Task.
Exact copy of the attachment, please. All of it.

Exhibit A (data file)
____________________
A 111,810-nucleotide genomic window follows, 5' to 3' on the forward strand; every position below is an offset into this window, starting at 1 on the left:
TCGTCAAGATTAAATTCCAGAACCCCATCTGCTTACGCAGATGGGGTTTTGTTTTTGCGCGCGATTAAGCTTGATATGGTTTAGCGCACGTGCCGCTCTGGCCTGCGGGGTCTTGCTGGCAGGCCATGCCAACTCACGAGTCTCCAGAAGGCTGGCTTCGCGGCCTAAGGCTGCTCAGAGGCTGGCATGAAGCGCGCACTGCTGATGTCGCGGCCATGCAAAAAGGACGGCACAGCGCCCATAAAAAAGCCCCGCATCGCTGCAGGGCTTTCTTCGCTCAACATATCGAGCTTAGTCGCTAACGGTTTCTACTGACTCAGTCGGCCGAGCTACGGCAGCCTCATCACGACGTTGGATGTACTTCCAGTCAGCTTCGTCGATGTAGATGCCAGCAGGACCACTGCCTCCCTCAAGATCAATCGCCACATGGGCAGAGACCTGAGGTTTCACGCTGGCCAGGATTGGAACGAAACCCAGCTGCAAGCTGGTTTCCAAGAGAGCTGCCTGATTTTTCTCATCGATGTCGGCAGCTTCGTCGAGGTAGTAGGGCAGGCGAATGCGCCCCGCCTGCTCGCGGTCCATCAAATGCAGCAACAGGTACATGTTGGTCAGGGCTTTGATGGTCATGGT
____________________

A 111,810-nucleotide genomic window follows, 5' to 3' on the forward strand; every position below is an offset into this window, starting at 1 on the left:
TCGTCAAGATTAAATTCCAGAACCCCATCTGCTTACGCAGATGGGGTTTTGTTTTTGCGCGCGATTAAGCTTGATATGGTTTAGCGCACGTGCCGCTCTGGCCTGCGGGGTCTTGCTGGCAGGCCATGCCAACTCACGAGTCTCCAGAAGGCTGGCTTCGCGGCCTAAGGCTGCTCAGAGGCTGGCATGAAGCGCGCACTGCTGATGTCGCGGCCATGCAAAAAGGACGGCACAGCGCCCATAAAAAAGCCCCGCATCGCTGCAGGGCTTTCTTCGCTCAACATATCGAGCTTAGTCGCTAACGGTTTCTACTGACTCAGTCGGCCGAGCTACGGCAGCCTCATCACGACGTTGGATGTACTTCCAGTCAGCTTCGTCGATGTAGATGCCAGCAGGACCACTGCCTCCCTCAAGATCAATCGCCACATGGGCAGAGACCTGAGGTTTCACGCTGGCCAGGATTGGAACGAAACCCAGCTGCAAGCTGGTTTCCAAGAGAGCTGCCTGATTTTTCTCATCGATGTCGGCAGCTTCGTCGAGGTAGTAGGGCAGGCGAATGCGCCCCGCCTGCTCGCGGTCCATCAAATGCAGCAACAGGTACATGTTGGTCAGGGCTTTGATGGTCATGGT